TP Audio Buffalo III DAC

Buffalo III (outside)

Buffalo III (outside)

My latest project is a Twisted Pear Audio Buffalo III DAC.IMG_5783_resize

I intend to give a full presentation, but for the time being you’ll have to make do with a few pictures and a series of posts on the various components.

DAC Board

I chose to go with the Twisted Pear Buffalo III board as it was widely regarded as the best VFM and DIY-friendly board around.


It is based on the ESS Technology Inc.’s ES9018 SABRE32 32-bit 8-Channel Audio DAC. While the board supports 8 channels, it is configured for stereo output (essentially using half of the DACs to drive each of the two channels). The clock is a top of the line Crystek CCHD-950-25 running at 100MHz. Voltage regulation is taken care of by on-board Trident v3 regulators.

Since the very beginning of the project, I had decided that I would use an Arduino to perform all of the control functions (source selection, volume control, setting of parameters, etc.).

That led to the development of the TFT HiFiDuino Project. More info on that can be found here:

Power Supplies
It was decided that the DAC would be powered by three Salas BiB v1.1 rev.2 shunt power supplies. The boards and minikits were ordered through the Group Buy at while the rest of the components were sourced from either Mouser, the local market or Ebay. The power transformer was custom made.

A short while after the GB closed, I received in the mail the Salas BiB board as well as all the necessary minikits:

I sourced the rest of the necessary components through Mouser, Ebay, and the local market.

For the +5.25V for the Buffalo board I decided to go with the BJT version of BiB since the MOSFET version sometimes has trouble going that low (a.k.a. it is not recommended by the build guide which is written by Salas – available here, Greek version here). In retrospect, if I were to do it again, I would probably try my luck with the MOSFET version. It is worth a try since it has considerably better characteristics.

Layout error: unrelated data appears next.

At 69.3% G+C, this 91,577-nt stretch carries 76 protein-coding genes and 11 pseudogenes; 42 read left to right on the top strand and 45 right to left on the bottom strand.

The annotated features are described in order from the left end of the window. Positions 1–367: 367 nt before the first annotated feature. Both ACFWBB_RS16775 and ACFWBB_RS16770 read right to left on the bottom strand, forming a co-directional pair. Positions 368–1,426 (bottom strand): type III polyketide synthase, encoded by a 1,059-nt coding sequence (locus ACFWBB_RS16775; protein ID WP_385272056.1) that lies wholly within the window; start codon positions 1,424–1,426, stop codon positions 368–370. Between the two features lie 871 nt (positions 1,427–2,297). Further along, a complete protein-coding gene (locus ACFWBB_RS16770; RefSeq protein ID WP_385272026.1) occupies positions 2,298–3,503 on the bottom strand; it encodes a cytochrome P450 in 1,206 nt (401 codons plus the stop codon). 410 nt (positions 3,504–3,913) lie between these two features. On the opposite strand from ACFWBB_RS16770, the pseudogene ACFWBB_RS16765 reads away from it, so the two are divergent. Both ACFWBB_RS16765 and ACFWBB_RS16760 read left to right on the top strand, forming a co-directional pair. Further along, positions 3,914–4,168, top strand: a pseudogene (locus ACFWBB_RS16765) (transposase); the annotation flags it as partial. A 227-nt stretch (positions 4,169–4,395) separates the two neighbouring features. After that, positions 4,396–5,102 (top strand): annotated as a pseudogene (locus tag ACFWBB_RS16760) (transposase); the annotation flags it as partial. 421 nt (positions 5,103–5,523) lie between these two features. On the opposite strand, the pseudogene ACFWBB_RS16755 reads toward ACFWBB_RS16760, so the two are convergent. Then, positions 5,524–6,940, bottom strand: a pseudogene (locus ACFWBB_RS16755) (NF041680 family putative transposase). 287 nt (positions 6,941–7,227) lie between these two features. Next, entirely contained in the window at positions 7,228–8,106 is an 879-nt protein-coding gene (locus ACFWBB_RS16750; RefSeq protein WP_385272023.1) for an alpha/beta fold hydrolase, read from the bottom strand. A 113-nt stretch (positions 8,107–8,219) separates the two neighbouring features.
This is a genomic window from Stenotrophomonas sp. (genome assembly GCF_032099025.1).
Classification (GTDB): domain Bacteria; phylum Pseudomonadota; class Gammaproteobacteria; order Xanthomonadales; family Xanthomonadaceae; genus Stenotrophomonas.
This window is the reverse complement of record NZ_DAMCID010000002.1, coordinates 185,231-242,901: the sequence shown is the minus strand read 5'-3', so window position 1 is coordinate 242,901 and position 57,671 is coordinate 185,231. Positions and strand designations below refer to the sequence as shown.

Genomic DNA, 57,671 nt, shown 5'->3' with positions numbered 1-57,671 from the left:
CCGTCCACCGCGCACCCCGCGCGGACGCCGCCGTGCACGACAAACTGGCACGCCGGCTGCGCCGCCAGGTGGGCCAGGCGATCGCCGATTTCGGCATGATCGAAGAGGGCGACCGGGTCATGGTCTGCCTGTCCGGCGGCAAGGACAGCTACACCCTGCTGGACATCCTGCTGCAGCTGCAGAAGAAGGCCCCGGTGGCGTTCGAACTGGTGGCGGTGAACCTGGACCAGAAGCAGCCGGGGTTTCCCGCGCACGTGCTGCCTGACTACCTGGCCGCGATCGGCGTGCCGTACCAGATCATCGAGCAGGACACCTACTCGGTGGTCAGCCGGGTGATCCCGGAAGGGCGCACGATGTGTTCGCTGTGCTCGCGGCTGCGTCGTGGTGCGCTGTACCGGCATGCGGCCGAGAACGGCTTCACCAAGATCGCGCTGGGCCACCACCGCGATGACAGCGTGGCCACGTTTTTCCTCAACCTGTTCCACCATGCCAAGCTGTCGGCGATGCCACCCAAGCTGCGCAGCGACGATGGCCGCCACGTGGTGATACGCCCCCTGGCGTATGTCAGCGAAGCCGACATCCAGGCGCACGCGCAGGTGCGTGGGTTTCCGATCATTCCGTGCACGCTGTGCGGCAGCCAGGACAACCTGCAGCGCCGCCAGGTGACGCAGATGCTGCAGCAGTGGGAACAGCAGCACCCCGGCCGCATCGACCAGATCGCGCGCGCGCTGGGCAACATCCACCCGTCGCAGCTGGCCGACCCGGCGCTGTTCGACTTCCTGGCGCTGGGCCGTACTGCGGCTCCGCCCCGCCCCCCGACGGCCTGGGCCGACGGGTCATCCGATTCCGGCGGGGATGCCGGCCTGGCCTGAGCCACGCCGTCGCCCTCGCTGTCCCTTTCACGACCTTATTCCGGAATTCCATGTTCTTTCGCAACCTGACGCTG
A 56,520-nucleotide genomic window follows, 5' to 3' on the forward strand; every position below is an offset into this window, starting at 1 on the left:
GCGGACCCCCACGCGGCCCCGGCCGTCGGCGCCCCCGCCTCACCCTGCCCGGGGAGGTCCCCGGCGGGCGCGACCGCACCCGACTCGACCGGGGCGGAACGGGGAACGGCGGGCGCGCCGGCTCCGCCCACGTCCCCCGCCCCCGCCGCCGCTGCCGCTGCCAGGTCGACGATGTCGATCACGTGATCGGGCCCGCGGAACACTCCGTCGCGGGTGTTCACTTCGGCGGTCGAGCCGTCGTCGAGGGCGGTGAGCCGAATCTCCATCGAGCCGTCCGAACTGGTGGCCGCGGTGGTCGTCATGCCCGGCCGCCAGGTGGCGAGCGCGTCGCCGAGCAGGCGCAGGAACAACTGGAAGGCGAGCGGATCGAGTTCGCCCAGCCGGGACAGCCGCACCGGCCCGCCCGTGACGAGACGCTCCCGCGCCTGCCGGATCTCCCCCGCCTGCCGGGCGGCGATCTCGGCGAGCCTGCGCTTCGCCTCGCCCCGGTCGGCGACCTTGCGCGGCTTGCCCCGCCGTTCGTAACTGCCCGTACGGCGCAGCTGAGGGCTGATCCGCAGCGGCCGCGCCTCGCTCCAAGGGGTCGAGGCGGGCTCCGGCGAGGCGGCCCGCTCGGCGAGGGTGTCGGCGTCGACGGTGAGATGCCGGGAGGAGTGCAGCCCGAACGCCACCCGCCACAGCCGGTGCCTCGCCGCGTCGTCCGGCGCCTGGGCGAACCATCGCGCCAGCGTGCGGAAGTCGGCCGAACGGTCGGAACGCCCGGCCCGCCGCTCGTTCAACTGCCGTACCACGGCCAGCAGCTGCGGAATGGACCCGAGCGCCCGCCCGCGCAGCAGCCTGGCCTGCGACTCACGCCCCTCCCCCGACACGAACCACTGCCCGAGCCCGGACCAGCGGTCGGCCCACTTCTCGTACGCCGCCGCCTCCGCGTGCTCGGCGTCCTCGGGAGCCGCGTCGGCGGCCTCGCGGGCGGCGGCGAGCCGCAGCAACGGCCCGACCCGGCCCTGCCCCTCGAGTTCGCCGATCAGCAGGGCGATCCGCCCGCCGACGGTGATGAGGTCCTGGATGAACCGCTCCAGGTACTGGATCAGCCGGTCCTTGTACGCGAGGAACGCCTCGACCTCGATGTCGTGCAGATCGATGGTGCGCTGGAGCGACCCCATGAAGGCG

This is the BoM I ended up using:

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This is its output while powering the Buffalo 3 board:

For comparison, this is the TP Placid HD powering the same board:

So the BiB was indeed a good choice.

For the +/-15V for the IVY III stage I went with the MOSFET version. I chose to play it safe and go with electrolytic capacitors for both C201/C301 and the Zobel’s C203/C303.

But when I connected it to the IVY III, I realized that I had a problem. I got this:


After mentioning the problem to Salas on, and after him taking a look at the IVY III’s schematic and doing some simulation, he concluded that the problem was caused by the local bypass capacitors located on the IVY III. He suggested that I remove them, otherwise insert 1Ω resistors in series with the positive and negative rails on the IVY III board. I proceeded with the resistors, using 1.2Ω metal film ones that I had on hand, and I got this:


This was clearly an improvement. Salas suggested I connect capacitors across the Sense lines to further filter things out, so after trying out several capacitors (of different capacities as well as cost), I decided that the best results were to be had by using a couple of ELNA Silmic II 100uF ones:


When everything was wired up properly, I ended up getting this:


I was perfectly happy with that, so I called it quits.

The same was done on the negative supply, which was exhibiting similar behaviour the whole time.

After all that, this is the final BoM for the +/-15V power supplies:

[table “” not found /]
[table “” not found /]

4 thoughts on “TP Audio Buffalo III DAC

  1. Hi,

    Just used your BOM for +- 15V, but somehow don’t get more than 3.75v (using a 5W 20Ohm resistor on F+S)

    Any idea what might be the problem?

    • Hi there,

      Using a 20 Ohm resistor you are asking for 750mA from the reg, which it is not designed to do. The IVY III will draw at the most 150mA, so you should use a 100 Ohm resistor as load. If I remember correctly I had chosen to go for a total of ~250mA CCS current.

  2. No plans for designing and building your own IV stage? Still looking for something more affordable, as I would need 4 of them (8channels)

    • It’s not easy designing a proper I/V stage and I’d be lying if I said that I consider myself qualified to attempt something like that. The thing is, TPA’s IVY is IMHO a VFM choice. It is relatively expensive because it has on-board expensive op-amps and passive components, but I think that cheaper components would definitely compromise its performance. The problem is that you need 4 of them.. If absolute best performance is not a requirement, you could run the 9018 in voltage out mode and use simple output stages.

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